Social enterprises put people first, focusing firmly on making a positive impact on their communities and beyond
Not every business is motivated by huge profits and “shareholder value”. A growing number of UK companies are social enterprises, which are more concerned with improving the lives of people in their communities or further afield.
According to a government report, around 9% of UK small businesses are classed as social enterprises, with an estimated two million people employed in the sector.
Unsurprisingly, London is leading the charge, with Hackney officially designated a Social Enterprise Borough since 2017.
These are all steps towards social change, improved communities and higher levels of inclusion. Social enterprises, by their nature, tend to be innovative and more representative of society at large, setting a positive example to other businesses and celebrating diversity in the workplace as a whole.
“Social enterprise is business 2.0”
“A social enterprise is a business that has a primary purpose to meet social need rather than shareholder need,” explains Social Enterprise UK’s chief executive, Peter Holbrook. “This commitment helps to determine strategy and culture.
“Social enterprises are as diverse as anything else, they can operate a 1,000 different ways, but what unifies them is their commitment to balance their profit needs with their commitment to do right by their people (staff, customers, communities) and the planet on which we all depend.”
The network runs the annual UK Social Enterprise Awards, with applications now open for 2019. Last year’s winners include Cafedirect, which pours half its profits into Producers Direct, a UK charity that works with farmers to improve wellbeing and sustainability.
A readers’ choice award went to Madlug, founded by youth worker Dave Linton after he discovered most children in care transported their goods in bin bags. For every bag a customer buys, another is donated to a child in care.
These entrepreneurs are changing the face of business as a whole – and even changing the world, one innovation at a time.
“We can all see there are urgent and multiple challenges facing humanity and the planet that we are failing to address,” Holbrook told Cityscapes. “We can’t just keep doing the same old things in the same old way and assume climate chaos, wealth inequality, social division and the loss of biodiversity will resolve themselves. Social enterprise is business 2.0.”
Hackney leads by example
London has around 20,000 social enterprises born and thriving in the capital, says Holbrook.
“They contribute not only to shared prosperity and create high-quality meaningful jobs, but they also run important bus services, museums, leisure centres, community hospitals, children’s daycare facilities, green spaces, recycling services – in fact you can find them just about everywhere,” he adds. “The difference is when you buy from a social enterprise, society profits.”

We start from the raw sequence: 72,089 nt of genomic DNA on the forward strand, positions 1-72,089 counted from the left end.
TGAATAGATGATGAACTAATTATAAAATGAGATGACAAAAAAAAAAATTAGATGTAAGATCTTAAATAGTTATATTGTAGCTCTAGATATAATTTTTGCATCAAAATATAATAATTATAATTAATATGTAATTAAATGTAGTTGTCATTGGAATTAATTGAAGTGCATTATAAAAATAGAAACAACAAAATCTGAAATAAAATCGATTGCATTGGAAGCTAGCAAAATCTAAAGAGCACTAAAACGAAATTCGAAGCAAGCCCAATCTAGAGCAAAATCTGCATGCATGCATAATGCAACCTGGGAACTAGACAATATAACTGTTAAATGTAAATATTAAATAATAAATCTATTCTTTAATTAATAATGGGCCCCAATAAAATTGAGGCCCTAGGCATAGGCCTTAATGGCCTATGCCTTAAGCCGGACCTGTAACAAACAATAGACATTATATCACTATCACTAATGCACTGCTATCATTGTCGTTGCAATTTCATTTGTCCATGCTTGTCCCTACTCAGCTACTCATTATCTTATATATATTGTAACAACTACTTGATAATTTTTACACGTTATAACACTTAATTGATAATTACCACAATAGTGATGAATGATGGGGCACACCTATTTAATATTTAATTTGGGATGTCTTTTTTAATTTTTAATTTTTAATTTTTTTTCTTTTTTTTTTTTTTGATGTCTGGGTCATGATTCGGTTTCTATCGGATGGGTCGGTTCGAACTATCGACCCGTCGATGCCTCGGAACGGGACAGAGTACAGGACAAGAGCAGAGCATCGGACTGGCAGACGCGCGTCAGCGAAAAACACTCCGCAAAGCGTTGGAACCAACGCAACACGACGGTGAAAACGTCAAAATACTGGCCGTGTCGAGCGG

Hackney has proved a particularly successful incubator for these types of businesses. The London borough’s Pioneering Social Enterprise programme provides advice and support to start-ups with a social bent.
“We provide affordable workspace in Hackney to a variety of locally-based businesses,” says Hackney social enterprise development manager, Douglas Racionzer. “Our tenants are part of an exponentially growing ecosystem of organisations seeking to promote a world which is not based on the private ownership of property but on empathy, human flourishing and the common good.”
He points to Gillett Square cultural centre – “where music, art and many types of citizens meet and enjoy the space as a common” – and Bootstrap Charity, which provides workspace and support for social enterprises, as driving forces behind Hackney’s success.
“We have some 70 tenants and over 300 social enterprises operating across Hackney to whom we offer bespoke advisory services, training and networking opportunities,” he tells Cityscapes.
“This supportive, thriving ecosystem, coupled with the support from large local companies, the local authority, Greater London Authority and collaborating enterprise development agencies, makes this a great place to start and grow a business.”
Networks and the sharing economy make resources go far
Holbrook believes that, while social enterprises should be as savvy as any small businesses, the emphasis should always be on creating positive change.
“We like to see great commercial capabilities, strong revenue and profit growth, but ultimately it’s about the social and environmental benefit that these businesses create and the impact on society that they have directly or indirectly,” he says.
Support networks such as Hackney Co-operative Developments and Social Enterprise UK, alongside awards and festivals that celebrate the impact of social enterprises, help these businesses to make a difference.
Social enterprises tend to operate on relatively low budgets. Utilising the sharing economy, from hiring meeting spaces to joining a car club, can help keep costs down – cutting the need for large outlay investments and allowing them to focus on what’s really important.